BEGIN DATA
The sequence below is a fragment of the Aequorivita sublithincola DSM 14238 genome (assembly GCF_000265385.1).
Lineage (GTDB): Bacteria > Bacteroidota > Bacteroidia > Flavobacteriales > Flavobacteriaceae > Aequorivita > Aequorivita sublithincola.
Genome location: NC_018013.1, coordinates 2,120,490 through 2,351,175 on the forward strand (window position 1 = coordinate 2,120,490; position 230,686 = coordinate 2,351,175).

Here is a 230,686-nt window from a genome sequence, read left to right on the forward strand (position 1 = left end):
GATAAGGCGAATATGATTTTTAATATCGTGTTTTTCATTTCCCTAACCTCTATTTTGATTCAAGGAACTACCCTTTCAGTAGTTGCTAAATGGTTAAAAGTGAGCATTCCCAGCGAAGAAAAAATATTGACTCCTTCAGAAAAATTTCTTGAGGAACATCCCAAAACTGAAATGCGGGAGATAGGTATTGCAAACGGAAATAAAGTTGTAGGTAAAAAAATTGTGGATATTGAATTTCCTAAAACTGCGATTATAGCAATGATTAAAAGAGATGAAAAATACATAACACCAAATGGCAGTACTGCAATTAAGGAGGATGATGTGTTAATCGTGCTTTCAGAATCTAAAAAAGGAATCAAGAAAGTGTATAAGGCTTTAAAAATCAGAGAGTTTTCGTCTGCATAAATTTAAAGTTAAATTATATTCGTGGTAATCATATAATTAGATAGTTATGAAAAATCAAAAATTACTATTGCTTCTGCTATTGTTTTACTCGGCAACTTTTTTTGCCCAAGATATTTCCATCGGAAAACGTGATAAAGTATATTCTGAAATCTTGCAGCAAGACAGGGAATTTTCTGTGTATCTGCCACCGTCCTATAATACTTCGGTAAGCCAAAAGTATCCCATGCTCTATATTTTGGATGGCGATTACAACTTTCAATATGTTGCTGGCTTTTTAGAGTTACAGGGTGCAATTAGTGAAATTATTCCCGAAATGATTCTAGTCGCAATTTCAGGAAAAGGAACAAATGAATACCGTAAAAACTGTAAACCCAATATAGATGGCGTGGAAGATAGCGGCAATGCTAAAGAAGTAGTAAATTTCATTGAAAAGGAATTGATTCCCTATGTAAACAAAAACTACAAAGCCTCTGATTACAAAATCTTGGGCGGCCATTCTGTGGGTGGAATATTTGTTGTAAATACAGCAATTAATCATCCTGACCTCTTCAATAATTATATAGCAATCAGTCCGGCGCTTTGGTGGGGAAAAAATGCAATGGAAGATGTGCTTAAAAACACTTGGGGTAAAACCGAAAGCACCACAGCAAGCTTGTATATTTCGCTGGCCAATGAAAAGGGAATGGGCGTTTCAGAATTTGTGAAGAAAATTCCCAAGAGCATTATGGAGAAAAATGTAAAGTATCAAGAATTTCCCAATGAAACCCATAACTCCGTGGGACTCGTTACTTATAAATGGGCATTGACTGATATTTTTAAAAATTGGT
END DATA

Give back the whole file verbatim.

The sequence below is a fragment of the Aequorivita sublithincola DSM 14238 genome (assembly GCF_000265385.1).
Lineage (GTDB): Bacteria > Bacteroidota > Bacteroidia > Flavobacteriales > Flavobacteriaceae > Aequorivita > Aequorivita sublithincola.
Genome location: NC_018013.1, coordinates 2,120,490 through 2,351,175 on the forward strand (window position 1 = coordinate 2,120,490; position 230,686 = coordinate 2,351,175).

Here is a 230,686-nt window from a genome sequence, read left to right on the forward strand (position 1 = left end):
GATAAGGCGAATATGATTTTTAATATCGTGTTTTTCATTTCCCTAACCTCTATTTTGATTCAAGGAACTACCCTTTCAGTAGTTGCTAAATGGTTAAAAGTGAGCATTCCCAGCGAAGAAAAAATATTGACTCCTTCAGAAAAATTTCTTGAGGAACATCCCAAAACTGAAATGCGGGAGATAGGTATTGCAAACGGAAATAAAGTTGTAGGTAAAAAAATTGTGGATATTGAATTTCCTAAAACTGCGATTATAGCAATGATTAAAAGAGATGAAAAATACATAACACCAAATGGCAGTACTGCAATTAAGGAGGATGATGTGTTAATCGTGCTTTCAGAATCTAAAAAAGGAATCAAGAAAGTGTATAAGGCTTTAAAAATCAGAGAGTTTTCGTCTGCATAAATTTAAAGTTAAATTATATTCGTGGTAATCATATAATTAGATAGTTATGAAAAATCAAAAATTACTATTGCTTCTGCTATTGTTTTACTCGGCAACTTTTTTTGCCCAAGATATTTCCATCGGAAAACGTGATAAAGTATATTCTGAAATCTTGCAGCAAGACAGGGAATTTTCTGTGTATCTGCCACCGTCCTATAATACTTCGGTAAGCCAAAAGTATCCCATGCTCTATATTTTGGATGGCGATTACAACTTTCAATATGTTGCTGGCTTTTTAGAGTTACAGGGTGCAATTAGTGAAATTATTCCCGAAATGATTCTAGTCGCAATTTCAGGAAAAGGAACAAATGAATACCGTAAAAACTGTAAACCCAATATAGATGGCGTGGAAGATAGCGGCAATGCTAAAGAAGTAGTAAATTTCATTGAAAAGGAATTGATTCCCTATGTAAACAAAAACTACAAAGCCTCTGATTACAAAATCTTGGGCGGCCATTCTGTGGGTGGAATATTTGTTGTAAATACAGCAATTAATCATCCTGACCTCTTCAATAATTATATAGCAATCAGTCCGGCGCTTTGGTGGGGAAAAAATGCAATGGAAGATGTGCTTAAAAACACTTGGGGTAAAACCGAAAGCACCACAGCAAGCTTGTATATTTCGCTGGCCAATGAAAAGGGAATGGGCGTTTCAGAATTTGTGAAGAAAATTCCCAAGAGCATTATGGAGAAAAATGTAAAGTATCAAGAATTTCCCAATGAAACCCATAACTCCGTGGGACTCGTTACTTATAAATGGGCATTGACTGATATTTTTAAAAATTGGT